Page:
During the past five years, advances in the information-theoretic analysis of "one-dimensional (1D)" recording channels have clarified the limits on linear densities that can be achieved by
track-oriented magnetic and optical storage technologies. Channel architectures incorporating powerful codes, such as turbo codes and low-density parity-check codes, have been shown to achieve performance very close to the information-theoretic
As 1D track-oriented data storage technologies reach maturity, there is increasing interest in "two-dimensional (2D)" recording technologies, such as two-dimensional optical storage (TwoDOS) and holographic storage. This paper provides an overview of some recently developed techniques for determining analytical bounds and simulation-based
estimates for achievable densities of such 2D recording channels, as well as some recently proposed signal processing and coding methods that can move system performance closer to the information-theoretic limits.
Runlength-limited (d,k) constraints and codes are widely used in digital data recording and transmission applications. Generalizations of runlength constraints to two dimension are of potential interest in page-oriented information storage systems. However, in contrast to the one-dimensional case, little is known about the information-theoretic properties of two-dimensional constraints or the design of practical, efficient codes for them. In this paper, we consider coding schemes that map unconstrained binary sequences into two- dimensional, runlength-limited (d, (infinity) ) constrained binary arrays, in which 1's are followed by at least d 0's in both the horizontal and vertical dimensions. We review the derivation of a lower bound on the capacity of two-dimensional (d, (infinity) ) constraints, for d greater than or equal to 1, obtained by bounding the average information rate of a variable-to-fixed rate encoding scheme, based upon a 'bit- stuffing' technique. For the special case of the two- dimensional (1, (infinity) ) constraint, upper and lower bounds on the capacity that are very close to being tight are known. For this constraint, we determine the exact average information rate of the bit-stuffing encoder, which turns out to be within 1% of the capacity of the constraint. We then present a fixed- rate, row-by-row encoding scheme for the two-dimensional (1, (infinity) ) constraint, somewhat akin to permutation coding, in which the rows of the code arrays represent 'typical' rows for the constraint. It is shown that, for sufficiently long rows, the rate of this encoding technique can almost achieve that of the variable-rate, bit-stuffing scheme.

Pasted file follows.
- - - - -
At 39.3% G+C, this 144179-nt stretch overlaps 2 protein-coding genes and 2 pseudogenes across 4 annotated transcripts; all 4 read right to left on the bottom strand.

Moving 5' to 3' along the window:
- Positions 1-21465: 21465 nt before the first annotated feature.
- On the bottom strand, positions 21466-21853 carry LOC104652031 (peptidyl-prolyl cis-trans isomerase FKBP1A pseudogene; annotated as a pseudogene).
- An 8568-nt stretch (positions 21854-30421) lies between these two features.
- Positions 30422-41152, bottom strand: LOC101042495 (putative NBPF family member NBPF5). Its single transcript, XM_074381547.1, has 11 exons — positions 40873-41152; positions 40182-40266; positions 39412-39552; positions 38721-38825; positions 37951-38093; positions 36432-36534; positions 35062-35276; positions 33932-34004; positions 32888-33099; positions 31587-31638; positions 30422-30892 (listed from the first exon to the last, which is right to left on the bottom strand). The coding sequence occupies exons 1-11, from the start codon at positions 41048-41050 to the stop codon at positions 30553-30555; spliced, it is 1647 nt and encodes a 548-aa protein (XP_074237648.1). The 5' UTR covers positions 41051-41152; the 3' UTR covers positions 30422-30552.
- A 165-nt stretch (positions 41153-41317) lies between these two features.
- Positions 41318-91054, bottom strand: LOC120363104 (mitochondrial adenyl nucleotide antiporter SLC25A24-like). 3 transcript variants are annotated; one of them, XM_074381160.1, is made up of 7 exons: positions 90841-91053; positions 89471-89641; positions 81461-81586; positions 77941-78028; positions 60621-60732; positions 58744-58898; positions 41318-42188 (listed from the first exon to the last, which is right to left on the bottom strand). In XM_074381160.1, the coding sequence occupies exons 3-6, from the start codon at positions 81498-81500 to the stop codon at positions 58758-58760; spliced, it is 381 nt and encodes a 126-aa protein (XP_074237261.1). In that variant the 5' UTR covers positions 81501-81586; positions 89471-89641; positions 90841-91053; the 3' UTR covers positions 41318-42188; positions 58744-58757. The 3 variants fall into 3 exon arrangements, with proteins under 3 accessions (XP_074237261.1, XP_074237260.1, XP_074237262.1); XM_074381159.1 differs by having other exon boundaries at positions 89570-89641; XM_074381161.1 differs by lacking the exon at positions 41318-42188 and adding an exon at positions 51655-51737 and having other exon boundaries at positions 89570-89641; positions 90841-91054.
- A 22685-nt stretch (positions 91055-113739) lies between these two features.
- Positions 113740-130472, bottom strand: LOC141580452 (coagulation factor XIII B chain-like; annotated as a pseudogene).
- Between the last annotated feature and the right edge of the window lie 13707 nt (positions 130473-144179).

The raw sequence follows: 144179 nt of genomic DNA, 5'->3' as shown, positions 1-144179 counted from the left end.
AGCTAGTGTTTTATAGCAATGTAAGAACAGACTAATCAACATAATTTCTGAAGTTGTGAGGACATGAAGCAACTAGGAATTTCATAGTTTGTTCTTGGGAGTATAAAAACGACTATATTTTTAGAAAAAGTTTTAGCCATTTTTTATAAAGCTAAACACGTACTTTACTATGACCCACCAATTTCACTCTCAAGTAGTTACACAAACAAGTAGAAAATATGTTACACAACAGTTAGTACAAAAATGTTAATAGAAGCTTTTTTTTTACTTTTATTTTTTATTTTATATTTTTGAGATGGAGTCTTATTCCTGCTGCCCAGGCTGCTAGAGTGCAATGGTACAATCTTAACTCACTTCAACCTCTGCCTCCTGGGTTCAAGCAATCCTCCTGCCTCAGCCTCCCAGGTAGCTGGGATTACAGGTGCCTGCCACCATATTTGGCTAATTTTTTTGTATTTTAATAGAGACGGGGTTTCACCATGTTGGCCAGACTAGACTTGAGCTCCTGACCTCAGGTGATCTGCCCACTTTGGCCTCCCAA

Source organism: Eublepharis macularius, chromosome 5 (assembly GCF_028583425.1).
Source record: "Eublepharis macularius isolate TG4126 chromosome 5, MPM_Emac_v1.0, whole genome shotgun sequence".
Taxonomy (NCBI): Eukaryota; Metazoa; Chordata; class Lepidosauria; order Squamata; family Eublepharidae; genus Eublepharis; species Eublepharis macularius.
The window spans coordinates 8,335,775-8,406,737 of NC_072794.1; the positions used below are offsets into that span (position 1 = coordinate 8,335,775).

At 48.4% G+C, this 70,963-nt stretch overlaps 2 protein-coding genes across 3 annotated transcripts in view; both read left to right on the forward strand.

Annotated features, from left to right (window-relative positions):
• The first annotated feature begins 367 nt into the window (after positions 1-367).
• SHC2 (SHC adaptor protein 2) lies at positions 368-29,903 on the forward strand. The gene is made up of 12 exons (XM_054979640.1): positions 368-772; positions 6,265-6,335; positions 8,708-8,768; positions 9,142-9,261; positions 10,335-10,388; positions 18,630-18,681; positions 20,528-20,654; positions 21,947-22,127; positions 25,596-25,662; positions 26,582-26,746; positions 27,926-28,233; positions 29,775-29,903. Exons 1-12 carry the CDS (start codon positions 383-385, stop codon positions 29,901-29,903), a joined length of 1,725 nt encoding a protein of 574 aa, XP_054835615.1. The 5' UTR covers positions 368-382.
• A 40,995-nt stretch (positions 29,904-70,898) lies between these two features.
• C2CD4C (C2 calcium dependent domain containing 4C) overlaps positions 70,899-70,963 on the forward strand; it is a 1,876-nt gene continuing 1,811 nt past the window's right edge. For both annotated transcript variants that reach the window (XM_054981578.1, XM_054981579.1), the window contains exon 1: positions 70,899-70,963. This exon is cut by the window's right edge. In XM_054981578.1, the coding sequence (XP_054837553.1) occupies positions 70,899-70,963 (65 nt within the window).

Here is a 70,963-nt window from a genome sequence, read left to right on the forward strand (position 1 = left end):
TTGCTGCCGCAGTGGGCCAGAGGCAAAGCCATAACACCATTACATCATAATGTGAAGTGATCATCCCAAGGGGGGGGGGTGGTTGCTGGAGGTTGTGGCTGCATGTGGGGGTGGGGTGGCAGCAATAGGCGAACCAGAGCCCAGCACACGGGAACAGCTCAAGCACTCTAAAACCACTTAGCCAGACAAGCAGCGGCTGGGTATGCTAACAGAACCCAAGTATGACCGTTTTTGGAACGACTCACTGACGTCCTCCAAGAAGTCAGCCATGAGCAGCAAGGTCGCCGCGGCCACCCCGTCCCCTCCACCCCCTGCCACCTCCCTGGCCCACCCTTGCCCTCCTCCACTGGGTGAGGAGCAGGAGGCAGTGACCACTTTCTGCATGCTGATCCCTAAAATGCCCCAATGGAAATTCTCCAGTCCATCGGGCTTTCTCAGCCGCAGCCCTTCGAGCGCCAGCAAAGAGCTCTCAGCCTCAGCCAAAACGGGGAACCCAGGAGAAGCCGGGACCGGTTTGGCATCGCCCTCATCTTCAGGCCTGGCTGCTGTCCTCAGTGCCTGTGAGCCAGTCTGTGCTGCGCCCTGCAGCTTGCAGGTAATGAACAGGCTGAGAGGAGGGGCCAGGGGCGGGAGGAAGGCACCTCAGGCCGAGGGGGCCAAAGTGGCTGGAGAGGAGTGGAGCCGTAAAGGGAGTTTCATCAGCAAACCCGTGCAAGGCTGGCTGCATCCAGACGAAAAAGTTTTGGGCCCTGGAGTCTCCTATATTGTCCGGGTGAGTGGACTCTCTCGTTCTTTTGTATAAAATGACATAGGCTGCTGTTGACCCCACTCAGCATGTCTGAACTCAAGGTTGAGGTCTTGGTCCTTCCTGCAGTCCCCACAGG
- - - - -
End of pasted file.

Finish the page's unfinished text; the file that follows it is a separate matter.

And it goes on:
Partial-response maximum-likelihood (PRML) methods are now being adopted in many digital magnetic recording systems. It is expected that as linear densities continue to increase, there will be a need to use 'extended' PRML techniques. In fact, commercial systems incorporating extended partial-response target channels, denoted EPRML and EEPRML, employing the EPR4 transfer polynomial h(D) equals 1 plus D minus D<SUP>2</SUP> minus D<SUP>3</SUP> and the EEPR4 transfer polynomial h(D) equals 1 plus 2D minus 2D<SUP>3</SUP> minus D<SUP>4</SUP>, respectively, have recently appeared. Among these systems, several apply the rate 2/3, (d,k) equals (1,7) runlength-limited code, originally designed for use with peak-detection, in combination with a detector trellis structure reflecting the d equals 1 constraint. In the EEPR4 case, the d equals 1 constraint is known to provide a coding gain of 2.2 dB, unnormalized for the rate loss, relative to the uncoded channel. In this paper, we describe a nested family of code constraints, properly containing the d equals 1 constraint, intended for use on the EEPR4 channel. These constraints are shown to have the same distance-enhancing properties as the d equals 1 constraint. They permit the design of practical codes for EEPR4 that offer the same coding gain as the (1,7)-coded system, but with higher achievable code rates. The paper concludes with the construction for such a code which, having rate 4/5, offers a 20% increase over the 1,7) code.